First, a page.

Editorial: What’s the Point?

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As a darling of residential real estate development, Sag Harbor Village continues to see a slew of applications in its building department for the expansion of small houses on tiny, narrow lots. Sag Harbor’s popularity comes as little surprise to those who know and love this community, but its rapidly changing streetscapes can be concerning, especially if the end result is the creation of a community that no longer looks and feels like Sag Harbor.

We were pleased to see the village’s zoning board of appeals push pause on two applications this week that demanded extreme relief from the village code. One proposal, for a residence on Carver Street, seeks to grow the size of the existing home by just 199 square feet. The end result would not be overly massive compared to some homes that have been developed on rural streets across the South Fork, but the request is for “probably the largest pyramid variance that would have been granted since I have been on the board,” according to ZBA chairman Tim McGuire. The reason? The goal of creating farmhouse-style architecture on a narrow lot in the Chatfield’s Hill neighborhood.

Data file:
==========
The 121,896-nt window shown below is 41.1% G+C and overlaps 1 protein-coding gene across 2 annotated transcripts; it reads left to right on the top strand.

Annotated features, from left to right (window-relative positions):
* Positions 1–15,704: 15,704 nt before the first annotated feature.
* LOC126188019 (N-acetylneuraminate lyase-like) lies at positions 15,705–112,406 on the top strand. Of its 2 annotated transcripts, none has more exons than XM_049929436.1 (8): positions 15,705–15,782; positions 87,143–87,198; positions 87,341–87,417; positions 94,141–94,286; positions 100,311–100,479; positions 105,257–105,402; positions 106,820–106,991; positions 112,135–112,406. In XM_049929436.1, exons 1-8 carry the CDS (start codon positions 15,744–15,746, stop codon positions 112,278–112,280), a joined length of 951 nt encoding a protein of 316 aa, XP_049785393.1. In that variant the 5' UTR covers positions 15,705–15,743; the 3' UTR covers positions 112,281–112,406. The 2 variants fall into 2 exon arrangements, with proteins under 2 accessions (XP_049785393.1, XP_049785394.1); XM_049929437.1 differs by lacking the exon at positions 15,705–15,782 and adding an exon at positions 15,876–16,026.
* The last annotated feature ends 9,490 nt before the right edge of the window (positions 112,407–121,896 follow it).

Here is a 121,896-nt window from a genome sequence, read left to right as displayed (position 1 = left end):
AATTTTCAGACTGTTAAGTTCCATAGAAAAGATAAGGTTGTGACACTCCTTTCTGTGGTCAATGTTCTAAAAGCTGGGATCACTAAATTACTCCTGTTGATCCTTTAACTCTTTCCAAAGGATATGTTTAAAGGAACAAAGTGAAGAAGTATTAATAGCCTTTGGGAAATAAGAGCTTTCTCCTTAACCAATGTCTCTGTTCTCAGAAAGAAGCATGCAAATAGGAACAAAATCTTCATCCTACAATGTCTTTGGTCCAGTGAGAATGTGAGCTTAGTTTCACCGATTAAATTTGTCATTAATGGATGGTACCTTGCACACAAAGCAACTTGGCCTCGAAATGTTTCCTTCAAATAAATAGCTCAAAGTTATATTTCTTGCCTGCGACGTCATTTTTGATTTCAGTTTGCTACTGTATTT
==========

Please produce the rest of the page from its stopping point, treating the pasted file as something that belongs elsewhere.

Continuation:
A second round of variances — a total of 12 requested – was for additions, including a patio and swimming pool, on a Vickers Street property. The end result would transform a 1,269-square-foot home into just under 2,100 square feet — again, not overly massive — but balancing community character and true hardship with challenges like fitting a pool somewhere in this property’s three front yards may prove tricky.

The point of zoning codes is to keep out-of-scale development in check. Making a house extremely tall to maximize space at potential detriment to the neighborhood streetscape is not good cause for a variance. Whether or not one can have a swimming pool, in particular, while often the subject of variance requests, is not an actual hardship, especially given our proximity to bays and oceans.

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